Back in 2010, that actually looked like a real possibility. Facebook were gathering information that would understand the individual who was on their platform far more deeply than others. It did not take much to see how the use of that information could be used to improve search results. Indeed, Bing had signed on with Facebook to help that data improve its search results. Facebook were researching into graph search that would allow semantic methods. It was entirely possible that this could prove significant, not just to offering personalised search experiences but also to improve search algorithms themselves.
As of today, it is not clear that this disruptive threat has played out. Facebook looks further away from search than ever and people did not react well to personalised search experiences. But that is the nature of these things.
Suffice it to say, it was reasonable for Google to worry about this given the uncertainty.
It chose to deal with this using self-disruption. By why? Because it had previously failed to ‘get social’ and thought that the cause was its existing organisation. As it turned out, the cause was that getting social was hard and couldn’t just be created at a whim. It is not at all clear that it could be done under the banner of an existing organisation that wasn’t created social from the beginning. In other words, self-disruption by intent seems like something that was doomed from the start.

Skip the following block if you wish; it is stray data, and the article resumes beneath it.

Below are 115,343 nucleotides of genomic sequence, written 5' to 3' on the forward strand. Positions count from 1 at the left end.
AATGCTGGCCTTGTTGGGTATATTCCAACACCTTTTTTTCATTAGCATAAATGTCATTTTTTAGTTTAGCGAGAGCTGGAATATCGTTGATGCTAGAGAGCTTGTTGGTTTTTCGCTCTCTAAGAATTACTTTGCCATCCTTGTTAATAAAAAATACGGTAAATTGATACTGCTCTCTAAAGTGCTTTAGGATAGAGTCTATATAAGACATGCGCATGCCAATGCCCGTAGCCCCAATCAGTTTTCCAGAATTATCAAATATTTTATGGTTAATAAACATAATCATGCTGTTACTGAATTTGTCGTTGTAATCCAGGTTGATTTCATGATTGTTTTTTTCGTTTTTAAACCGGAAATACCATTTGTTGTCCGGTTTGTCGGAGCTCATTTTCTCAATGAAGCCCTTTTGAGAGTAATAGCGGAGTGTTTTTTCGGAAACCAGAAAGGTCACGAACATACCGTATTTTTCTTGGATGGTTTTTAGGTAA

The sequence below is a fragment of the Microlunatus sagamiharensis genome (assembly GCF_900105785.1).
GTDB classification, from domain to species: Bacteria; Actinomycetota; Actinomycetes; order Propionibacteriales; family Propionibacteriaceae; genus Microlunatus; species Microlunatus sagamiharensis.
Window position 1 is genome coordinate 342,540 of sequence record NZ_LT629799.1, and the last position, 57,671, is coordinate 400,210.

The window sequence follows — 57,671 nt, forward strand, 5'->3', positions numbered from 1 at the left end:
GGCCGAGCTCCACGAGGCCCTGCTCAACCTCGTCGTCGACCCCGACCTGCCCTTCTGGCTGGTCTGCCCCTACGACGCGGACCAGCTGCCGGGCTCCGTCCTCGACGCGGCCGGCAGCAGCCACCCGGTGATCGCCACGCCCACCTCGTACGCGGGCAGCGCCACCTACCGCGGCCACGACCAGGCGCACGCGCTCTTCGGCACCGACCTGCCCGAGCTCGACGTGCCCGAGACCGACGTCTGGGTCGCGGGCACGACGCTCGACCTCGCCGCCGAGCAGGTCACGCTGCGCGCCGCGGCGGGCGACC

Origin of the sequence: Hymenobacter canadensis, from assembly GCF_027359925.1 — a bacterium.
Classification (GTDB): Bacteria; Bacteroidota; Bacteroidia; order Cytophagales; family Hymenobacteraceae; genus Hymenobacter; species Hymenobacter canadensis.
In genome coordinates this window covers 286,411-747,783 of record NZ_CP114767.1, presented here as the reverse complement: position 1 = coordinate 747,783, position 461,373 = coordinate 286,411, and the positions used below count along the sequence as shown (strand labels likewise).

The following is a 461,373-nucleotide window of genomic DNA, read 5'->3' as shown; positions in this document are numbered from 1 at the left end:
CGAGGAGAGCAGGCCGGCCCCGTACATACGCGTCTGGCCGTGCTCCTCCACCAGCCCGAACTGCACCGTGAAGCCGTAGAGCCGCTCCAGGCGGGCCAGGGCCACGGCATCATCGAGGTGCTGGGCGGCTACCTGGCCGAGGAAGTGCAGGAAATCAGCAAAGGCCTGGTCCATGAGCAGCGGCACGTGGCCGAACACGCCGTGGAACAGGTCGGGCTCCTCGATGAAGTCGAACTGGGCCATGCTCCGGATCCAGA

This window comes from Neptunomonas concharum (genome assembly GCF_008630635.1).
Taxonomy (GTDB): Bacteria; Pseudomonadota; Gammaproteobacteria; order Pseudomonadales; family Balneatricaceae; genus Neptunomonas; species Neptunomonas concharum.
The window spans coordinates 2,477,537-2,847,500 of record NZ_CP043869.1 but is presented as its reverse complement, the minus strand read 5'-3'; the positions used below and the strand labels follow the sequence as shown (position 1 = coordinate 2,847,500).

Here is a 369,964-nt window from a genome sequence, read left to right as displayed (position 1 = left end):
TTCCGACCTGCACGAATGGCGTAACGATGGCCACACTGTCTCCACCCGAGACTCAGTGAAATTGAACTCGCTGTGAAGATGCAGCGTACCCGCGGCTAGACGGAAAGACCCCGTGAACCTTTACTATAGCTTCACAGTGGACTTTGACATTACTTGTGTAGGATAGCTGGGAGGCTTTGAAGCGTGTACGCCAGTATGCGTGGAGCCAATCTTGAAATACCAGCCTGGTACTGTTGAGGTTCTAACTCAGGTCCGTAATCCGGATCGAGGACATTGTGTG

Moreover, it was also doomed from the end. Suppose Google Plus had been successful. Then what? In order to deal with the Facebook threat, it would have to effectively take over the rest of the organisation. In that situation, the grumblings that were in place would have morphed into outright conflict. Put simply, if you didn’t think you could do this within the organisation in the first place, what makes you think you can, after the fact, take it into the organisation afterwards. If you had to do that, wouldn’t it have been easier to just buy a successful social network, for instance, Twitter, and deal with the integration challenge then and there?
That defines the alternative to self-disruption. Google could have waited to see how social and search played out and then acquired options to get itself there. To be sure, if Facebook had happened upon a magical search-social combination, this might not have worked but then again, it is not like Facebook had what Google had in search capabilities. The point is that Google already had options out there doing the social work and didn’t need to add another.
In summary, what I am suggesting is that self-disruption was, both in theory and practice, too costly an option for Google to take in the face of uncertainty regarding whether social would be critical to search. Self-disruption cost billions, took up key engineering resources, and caused customer damage in unrelated areas (notably, YouTube). All this without actually resolving a key challenge of how to actually integrate social with search in a new way that surely would have been more sensibly undertaken by integration rather than independence. Moreover, these costs are higher in an opportunity cost sense as a reasonable alternative was for Google to buy its own social network rather than create one; as a point of contrast consider Facebook’s acquisition of WhatsApp as a hedge for facing disruption from messaging services.
I would go further and suggest that self-disruption has never actually worked and the Christensen playbook on this should be thrown out. But that is a post for another day.